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At Work: Territory Manager

Name: Luigi Marinoni
Title: Territory Manager
Company: Washington Liftruck
Location: Seattle, WA
Years On Job: 5

I began working at Washington Liftruck five years ago as a parts and service representative. However, prior to coming to Washington Liftruck, I worked as a technician. Having a technical background has made a world of difference. I honestly don’t see myself as a salesperson. My job is to find a customer that has a need and then fulfill that need. Having a parts history and a service history allows me to speak more knowledgably about the technical aspects of the complex machines that we’re selling. If I were doing the job without an in depth knowledge, I’d just be an order taker. I strive to be a problem solver.

1.    Travel
To be successful in this job requires much more than a regular nine-to-five. My day usually starts at 6:30 a.m. and goes until 5:00 p.m. The earlier it starts, the better, because generally the beginning of the day dictates how good of a day I will have. My territory covers from Seattle to Canada, about half the state. I split my time about 50/50 between the office and the road.

2.    Organization
Organization is one of the most important aspects of my job. I have to plan my days and travel closely, because I can’t be driving all around the state. Time on the road is time you don’t get back. Early on, I thought I could get clerical work done on the road, but I quickly learned that’s not always the case.

3.    Technology
In order to remain organized, I rely a lot on technology. I always have my iPad and iPhone with me on the road. The iPad is great because I can take down all of a customer’s information and it automatically syncs with my laptop. It’s so much faster than writing it down with a pen and paper and manually transferring everything over later. It also allows me to pull up brochures and specs on the spot to show a customer, and I can email that information to them right there instead of waiting to get back to the office. I’m always connected, which makes me that much more productive.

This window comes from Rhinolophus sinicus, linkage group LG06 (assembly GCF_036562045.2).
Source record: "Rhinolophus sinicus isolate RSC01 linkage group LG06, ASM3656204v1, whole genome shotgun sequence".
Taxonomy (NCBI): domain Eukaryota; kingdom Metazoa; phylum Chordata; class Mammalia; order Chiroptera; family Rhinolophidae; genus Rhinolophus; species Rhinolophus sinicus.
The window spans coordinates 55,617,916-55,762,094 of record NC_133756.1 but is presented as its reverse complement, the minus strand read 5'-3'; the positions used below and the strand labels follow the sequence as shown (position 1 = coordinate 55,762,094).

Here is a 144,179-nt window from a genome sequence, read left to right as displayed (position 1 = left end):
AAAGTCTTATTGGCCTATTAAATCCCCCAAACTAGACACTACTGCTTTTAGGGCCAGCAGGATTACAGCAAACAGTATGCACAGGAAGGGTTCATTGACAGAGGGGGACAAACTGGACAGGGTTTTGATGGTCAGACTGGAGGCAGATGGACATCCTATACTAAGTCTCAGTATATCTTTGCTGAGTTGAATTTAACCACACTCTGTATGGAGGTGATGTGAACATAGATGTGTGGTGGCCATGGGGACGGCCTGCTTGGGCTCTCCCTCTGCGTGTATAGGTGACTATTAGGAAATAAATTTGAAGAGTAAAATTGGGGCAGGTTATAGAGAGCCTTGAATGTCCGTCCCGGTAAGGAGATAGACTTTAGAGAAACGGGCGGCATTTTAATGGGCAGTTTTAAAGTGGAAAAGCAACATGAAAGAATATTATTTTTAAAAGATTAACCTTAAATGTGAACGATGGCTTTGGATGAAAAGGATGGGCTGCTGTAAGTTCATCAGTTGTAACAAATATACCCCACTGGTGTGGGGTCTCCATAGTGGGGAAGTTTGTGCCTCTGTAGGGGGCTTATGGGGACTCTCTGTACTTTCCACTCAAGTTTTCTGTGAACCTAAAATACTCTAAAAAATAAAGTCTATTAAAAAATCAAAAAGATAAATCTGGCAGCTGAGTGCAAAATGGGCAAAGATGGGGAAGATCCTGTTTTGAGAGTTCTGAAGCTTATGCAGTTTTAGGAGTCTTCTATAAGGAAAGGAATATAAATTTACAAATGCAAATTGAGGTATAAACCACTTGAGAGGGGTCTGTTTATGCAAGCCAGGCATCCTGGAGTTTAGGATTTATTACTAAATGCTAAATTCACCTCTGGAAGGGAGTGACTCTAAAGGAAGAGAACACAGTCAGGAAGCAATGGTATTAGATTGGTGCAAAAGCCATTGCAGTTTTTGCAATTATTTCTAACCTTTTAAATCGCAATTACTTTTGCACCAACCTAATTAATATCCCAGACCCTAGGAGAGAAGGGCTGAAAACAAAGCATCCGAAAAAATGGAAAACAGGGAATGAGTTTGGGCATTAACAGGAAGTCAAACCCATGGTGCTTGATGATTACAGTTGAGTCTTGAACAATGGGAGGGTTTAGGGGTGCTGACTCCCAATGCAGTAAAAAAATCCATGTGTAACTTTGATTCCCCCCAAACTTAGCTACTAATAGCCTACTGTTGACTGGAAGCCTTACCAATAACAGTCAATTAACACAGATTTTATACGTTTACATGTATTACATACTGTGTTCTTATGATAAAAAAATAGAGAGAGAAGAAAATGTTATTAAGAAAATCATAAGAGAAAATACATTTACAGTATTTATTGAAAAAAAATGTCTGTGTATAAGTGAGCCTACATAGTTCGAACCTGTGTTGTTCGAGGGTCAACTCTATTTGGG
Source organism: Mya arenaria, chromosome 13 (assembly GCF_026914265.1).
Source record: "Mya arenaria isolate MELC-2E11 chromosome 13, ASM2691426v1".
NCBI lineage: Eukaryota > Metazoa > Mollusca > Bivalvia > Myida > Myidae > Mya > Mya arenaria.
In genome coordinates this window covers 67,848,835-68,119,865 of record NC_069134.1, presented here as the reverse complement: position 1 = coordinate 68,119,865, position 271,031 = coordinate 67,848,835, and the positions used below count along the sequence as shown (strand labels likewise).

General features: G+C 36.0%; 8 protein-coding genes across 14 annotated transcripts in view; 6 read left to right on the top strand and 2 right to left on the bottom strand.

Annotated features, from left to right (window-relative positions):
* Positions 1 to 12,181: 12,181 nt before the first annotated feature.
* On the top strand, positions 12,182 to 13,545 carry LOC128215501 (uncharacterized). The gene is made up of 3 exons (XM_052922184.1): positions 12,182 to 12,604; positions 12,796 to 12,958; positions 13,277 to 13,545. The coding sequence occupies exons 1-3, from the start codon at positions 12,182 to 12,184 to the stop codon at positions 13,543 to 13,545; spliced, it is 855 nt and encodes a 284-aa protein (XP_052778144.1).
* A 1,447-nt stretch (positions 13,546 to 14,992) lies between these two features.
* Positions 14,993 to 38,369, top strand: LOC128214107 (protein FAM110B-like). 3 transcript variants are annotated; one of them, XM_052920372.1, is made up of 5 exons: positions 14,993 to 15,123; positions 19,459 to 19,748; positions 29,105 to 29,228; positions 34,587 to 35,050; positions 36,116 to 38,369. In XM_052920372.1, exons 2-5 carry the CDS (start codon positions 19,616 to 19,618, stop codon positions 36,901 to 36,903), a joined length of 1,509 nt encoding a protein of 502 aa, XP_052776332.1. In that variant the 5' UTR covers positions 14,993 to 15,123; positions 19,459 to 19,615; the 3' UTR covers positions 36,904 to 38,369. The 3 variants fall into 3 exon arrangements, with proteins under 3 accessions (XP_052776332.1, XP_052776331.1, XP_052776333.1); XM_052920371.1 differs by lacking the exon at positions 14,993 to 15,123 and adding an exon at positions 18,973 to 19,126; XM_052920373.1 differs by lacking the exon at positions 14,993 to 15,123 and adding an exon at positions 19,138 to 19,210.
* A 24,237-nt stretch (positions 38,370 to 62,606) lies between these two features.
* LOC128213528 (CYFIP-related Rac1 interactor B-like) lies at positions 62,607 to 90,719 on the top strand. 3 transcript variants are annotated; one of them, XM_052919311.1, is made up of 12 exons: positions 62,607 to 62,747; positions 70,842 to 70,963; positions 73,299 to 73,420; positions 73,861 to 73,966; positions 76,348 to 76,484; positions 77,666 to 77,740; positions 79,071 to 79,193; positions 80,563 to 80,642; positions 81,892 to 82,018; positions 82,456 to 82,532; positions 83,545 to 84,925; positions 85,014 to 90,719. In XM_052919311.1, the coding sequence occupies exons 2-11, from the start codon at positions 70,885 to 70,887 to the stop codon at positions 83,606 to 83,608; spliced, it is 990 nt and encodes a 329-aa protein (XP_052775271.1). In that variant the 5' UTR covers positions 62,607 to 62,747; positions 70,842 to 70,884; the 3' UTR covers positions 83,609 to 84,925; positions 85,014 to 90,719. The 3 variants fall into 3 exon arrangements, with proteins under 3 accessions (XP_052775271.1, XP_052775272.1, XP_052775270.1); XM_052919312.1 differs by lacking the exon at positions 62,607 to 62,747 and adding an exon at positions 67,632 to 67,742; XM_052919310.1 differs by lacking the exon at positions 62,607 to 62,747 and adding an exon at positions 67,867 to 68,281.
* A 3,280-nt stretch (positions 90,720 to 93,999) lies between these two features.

4.    Communication
You can’t be successful in sales without being an effective communicator. I worked with a customer the other day who wanted a host of things done. However, I told him that I didn’t think it was the right approach and that he might try a different solution. Some people will just do whatever the customer asks, but I want to ensure that my customers are successful so that they will remain my customers. I have found happy customer like to spend more than upset ones. In this case, the gentleman commended me for it and appreciated the input. You have to build a strong relationship and not just be a yes-man, because the customer depends on your experience and expertise.

5.    Support Base
Sales isn’t an individual effort. It takes an army. I wouldn’t be anywhere without my support staff. My technicians are amazing and we work together so well. I also have a sales manager that is always there for me. I can bounce ideas off of him or come to him when I don’t know the answer to something. You can’t be afraid to make mistakes, because if you are you can’t be successful. My managers will go to bat if we run into an issue. We have an open-door policy when it comes to servicing the customer, and that is why we’re so good at what we do.